So even though I have had a bad cold, I have not endured much of a sore throat—only first thing in the morning, before I got around to making this concoction. And that was usually the last I felt of a sore throat until the next morning. I always make it fresh for me, and gargle a mouthful every 5-15 minutes (often during breakfast preparations), until it’s gone. That would be 4-5 doses. I don’t think I’d want to take them one after the other. I like hot food, but not burning in my throat, and thanks to the gargle, that’s where this stuff burns!

Also, I always swallow, so that I can get the full benefit of the garlic. Some people don’t believe in taking cayenne internally. That’s fine. I won’t argue with you. Let me just say that #1 this is a medicinal use, and #2 if you don’t want to swallow, you don’t have to! As far as I’m concerned, it has benefits, especially medicinal ones, and I will use it from time to time, especially medicinally.

I have made this for my daughter, minus the cayenne and about triple the honey and the water, and after about 3 days she started liking it. She didn’t at first. So I started using it as a way to make her stop complaining about her nose.

“Every time you say, ‘My nose bothers me,’ I’ll have to give you some medicine.” Then I would follow through. It took some work to get those first few doses down (including some threats of sitting on her and pouring it down her throat). I should clarify that a “dose” for her was less than 2 ounces, and since it didn’t have cayenne, and since she didn’t gargle it, I made her drink it all at one sitting. Well, today just before lunch, she said, “Ohhhh, my nose hurts. Mommy, I need some medicine.” Bless her heart! Too bad I didn’t have any and was just about to sit down to lunch! But I told her that the main ingredients in the medicine were in the sour cream that I was putting on her salad (lemon and garlic), and that seemed to satisfy her. :)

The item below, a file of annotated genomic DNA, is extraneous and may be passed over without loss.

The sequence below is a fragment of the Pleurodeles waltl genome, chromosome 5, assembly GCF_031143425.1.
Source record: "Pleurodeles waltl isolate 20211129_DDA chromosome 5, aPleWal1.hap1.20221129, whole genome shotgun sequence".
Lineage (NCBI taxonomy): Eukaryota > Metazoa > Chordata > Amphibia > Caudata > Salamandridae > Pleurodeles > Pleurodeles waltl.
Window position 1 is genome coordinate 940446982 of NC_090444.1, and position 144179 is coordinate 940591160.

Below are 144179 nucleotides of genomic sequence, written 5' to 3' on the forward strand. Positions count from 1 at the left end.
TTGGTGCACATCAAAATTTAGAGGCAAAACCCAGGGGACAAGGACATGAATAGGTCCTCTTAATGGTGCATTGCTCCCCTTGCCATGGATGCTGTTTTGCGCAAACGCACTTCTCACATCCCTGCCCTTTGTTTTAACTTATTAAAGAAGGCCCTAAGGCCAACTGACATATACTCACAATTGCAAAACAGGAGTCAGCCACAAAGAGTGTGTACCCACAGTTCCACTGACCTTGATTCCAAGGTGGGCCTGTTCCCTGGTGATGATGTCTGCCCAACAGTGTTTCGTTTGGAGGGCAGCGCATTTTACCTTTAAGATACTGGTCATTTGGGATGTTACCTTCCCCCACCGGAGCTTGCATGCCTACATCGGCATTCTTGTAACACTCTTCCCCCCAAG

More and more people are turning to rice milk as a dairy alternative. Some are vegans or allergic to dairy and looking for an alternative to soy. One lady I know said she uses rice milk because she is worried about getting too much protein (which really not only possible but happens every day to many people in the US). But the rice milks available are quite expensive. A quart of Rice Dream at WinCo (a discount grocery store in my area) runs over $2 a quart (I’m thinking it’s closer to $2.50, but I haven’t checked it lately). Even buying it in bulk at Costco or Sam’s Club is still pricey, especially if you drink a lot of it.

So when my son turned up allergic to both dairy and soy, and refused to drink plain water, I did what many parents in my situation do, and turned to rice milk. After a couple of weeks, though, I decided to make my own. I found a recipe here, and this is what I am demonstrating in the video below (please note that the original recipe makes 4 quarts, not 2, but my son can’t drink it that fast):

You might also want to see how I start the blender when making rice milk. And don’t forget to label the jars so that you know how long ago you made the milk!

I am participating in Smockity Frock’s link-up carnival. Please go there to see what Connie and her friends are demonstrating this week.

Tomorrow I’ll be showing you a neat tip for making your own olive oil sprinkler. You know, so that when you turn it upside down it puts out a teaspoon or less per shake, so you don’t have to worry about accidentally dumping half the jar in your recipe! You won’t want to miss this!

Bring to almost boiling, then reduce to low and cook for 20-30 minutes (stirring occasionally):
2 c amaranth
3 ½ c water
1 tsp salt (or 1/2 tsp salt and 1 tbsp Bragg’s Aminos)

Stir and allow to cool a little before continuing. It should be nice and thick.

Mix together:
1 shredded parsnip
1 shredded carrot
1-2 c nut fiber, soy fiber, or other fiber*
2 cloves garlic, minced
1 c onion, minced (opt)
1 tsp sage
salt or Braggs Aminos to taste
½ c minced bell pepper
Add cooked amaranth, stir well.
Add gluten-free flour, such as garbanzo or rice flour, as needed to form a thick paste. You should be able to sort of kneed it, but it should be much wetter and stickier than bread dough. Alternately, you could soak garbanzos or split peas (yellow is better) and then blend them smooth with as little water as possible. This will make the mix more moist, but it will firm up as it bakes.

With wet hands, make balls slightly bigger than golf balls, shape into patties, and place on greased cookie sheet. They should be about 3/8” to 1/2″ thick. You will need to wet your hands again every 3-4 patties.

Bake for 30 minutes each side, or until they are how you want them. Great in sandwiches, or even by themselves.

* This is a great way to use up the fiber left over after juicing veggies.